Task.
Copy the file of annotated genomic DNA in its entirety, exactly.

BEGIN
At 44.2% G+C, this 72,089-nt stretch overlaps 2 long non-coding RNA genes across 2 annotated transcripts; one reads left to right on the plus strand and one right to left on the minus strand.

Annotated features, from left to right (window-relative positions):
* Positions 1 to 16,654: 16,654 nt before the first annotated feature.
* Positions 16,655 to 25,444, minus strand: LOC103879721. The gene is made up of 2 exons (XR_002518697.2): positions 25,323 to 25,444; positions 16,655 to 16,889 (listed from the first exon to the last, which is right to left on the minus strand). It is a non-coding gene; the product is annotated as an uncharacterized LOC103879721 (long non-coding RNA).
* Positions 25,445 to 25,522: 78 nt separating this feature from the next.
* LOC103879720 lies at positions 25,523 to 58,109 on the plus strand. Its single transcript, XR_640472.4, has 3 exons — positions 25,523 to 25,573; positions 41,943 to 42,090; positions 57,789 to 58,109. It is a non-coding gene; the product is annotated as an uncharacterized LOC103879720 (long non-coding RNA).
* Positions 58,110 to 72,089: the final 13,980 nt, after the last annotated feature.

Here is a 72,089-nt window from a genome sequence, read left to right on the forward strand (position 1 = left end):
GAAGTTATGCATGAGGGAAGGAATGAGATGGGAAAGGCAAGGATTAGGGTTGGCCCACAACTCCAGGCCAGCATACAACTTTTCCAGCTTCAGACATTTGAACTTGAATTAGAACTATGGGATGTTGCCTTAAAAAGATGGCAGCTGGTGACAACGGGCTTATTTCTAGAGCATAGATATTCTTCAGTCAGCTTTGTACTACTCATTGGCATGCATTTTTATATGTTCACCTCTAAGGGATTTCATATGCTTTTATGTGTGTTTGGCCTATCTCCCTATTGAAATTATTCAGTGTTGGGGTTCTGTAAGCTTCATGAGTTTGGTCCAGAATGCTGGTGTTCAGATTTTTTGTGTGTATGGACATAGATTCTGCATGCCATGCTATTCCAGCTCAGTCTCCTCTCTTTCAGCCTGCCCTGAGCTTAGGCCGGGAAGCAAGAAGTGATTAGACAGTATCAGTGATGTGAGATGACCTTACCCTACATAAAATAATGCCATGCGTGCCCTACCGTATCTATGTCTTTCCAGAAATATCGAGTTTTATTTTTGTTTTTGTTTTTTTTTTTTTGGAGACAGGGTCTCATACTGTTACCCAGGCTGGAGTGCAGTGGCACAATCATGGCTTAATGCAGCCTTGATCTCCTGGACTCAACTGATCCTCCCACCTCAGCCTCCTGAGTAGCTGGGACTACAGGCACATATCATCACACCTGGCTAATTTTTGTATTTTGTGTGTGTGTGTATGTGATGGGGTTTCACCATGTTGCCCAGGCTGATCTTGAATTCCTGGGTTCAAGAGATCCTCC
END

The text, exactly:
At 44.2% G+C, this 72,089-nt stretch overlaps 2 long non-coding RNA genes across 2 annotated transcripts; one reads left to right on the plus strand and one right to left on the minus strand.

Annotated features, from left to right (window-relative positions):
* Positions 1 to 16,654: 16,654 nt before the first annotated feature.
* Positions 16,655 to 25,444, minus strand: LOC103879721. The gene is made up of 2 exons (XR_002518697.2): positions 25,323 to 25,444; positions 16,655 to 16,889 (listed from the first exon to the last, which is right to left on the minus strand). It is a non-coding gene; the product is annotated as an uncharacterized LOC103879721 (long non-coding RNA).
* Positions 25,445 to 25,522: 78 nt separating this feature from the next.
* LOC103879720 lies at positions 25,523 to 58,109 on the plus strand. Its single transcript, XR_640472.4, has 3 exons — positions 25,523 to 25,573; positions 41,943 to 42,090; positions 57,789 to 58,109. It is a non-coding gene; the product is annotated as an uncharacterized LOC103879720 (long non-coding RNA).
* Positions 58,110 to 72,089: the final 13,980 nt, after the last annotated feature.

Here is a 72,089-nt window from a genome sequence, read left to right on the forward strand (position 1 = left end):
GAAGTTATGCATGAGGGAAGGAATGAGATGGGAAAGGCAAGGATTAGGGTTGGCCCACAACTCCAGGCCAGCATACAACTTTTCCAGCTTCAGACATTTGAACTTGAATTAGAACTATGGGATGTTGCCTTAAAAAGATGGCAGCTGGTGACAACGGGCTTATTTCTAGAGCATAGATATTCTTCAGTCAGCTTTGTACTACTCATTGGCATGCATTTTTATATGTTCACCTCTAAGGGATTTCATATGCTTTTATGTGTGTTTGGCCTATCTCCCTATTGAAATTATTCAGTGTTGGGGTTCTGTAAGCTTCATGAGTTTGGTCCAGAATGCTGGTGTTCAGATTTTTTGTGTGTATGGACATAGATTCTGCATGCCATGCTATTCCAGCTCAGTCTCCTCTCTTTCAGCCTGCCCTGAGCTTAGGCCGGGAAGCAAGAAGTGATTAGACAGTATCAGTGATGTGAGATGACCTTACCCTACATAAAATAATGCCATGCGTGCCCTACCGTATCTATGTCTTTCCAGAAATATCGAGTTTTATTTTTGTTTTTGTTTTTTTTTTTTTGGAGACAGGGTCTCATACTGTTACCCAGGCTGGAGTGCAGTGGCACAATCATGGCTTAATGCAGCCTTGATCTCCTGGACTCAACTGATCCTCCCACCTCAGCCTCCTGAGTAGCTGGGACTACAGGCACATATCATCACACCTGGCTAATTTTTGTATTTTGTGTGTGTGTGTATGTGATGGGGTTTCACCATGTTGCCCAGGCTGATCTTGAATTCCTGGGTTCAAGAGATCCTCC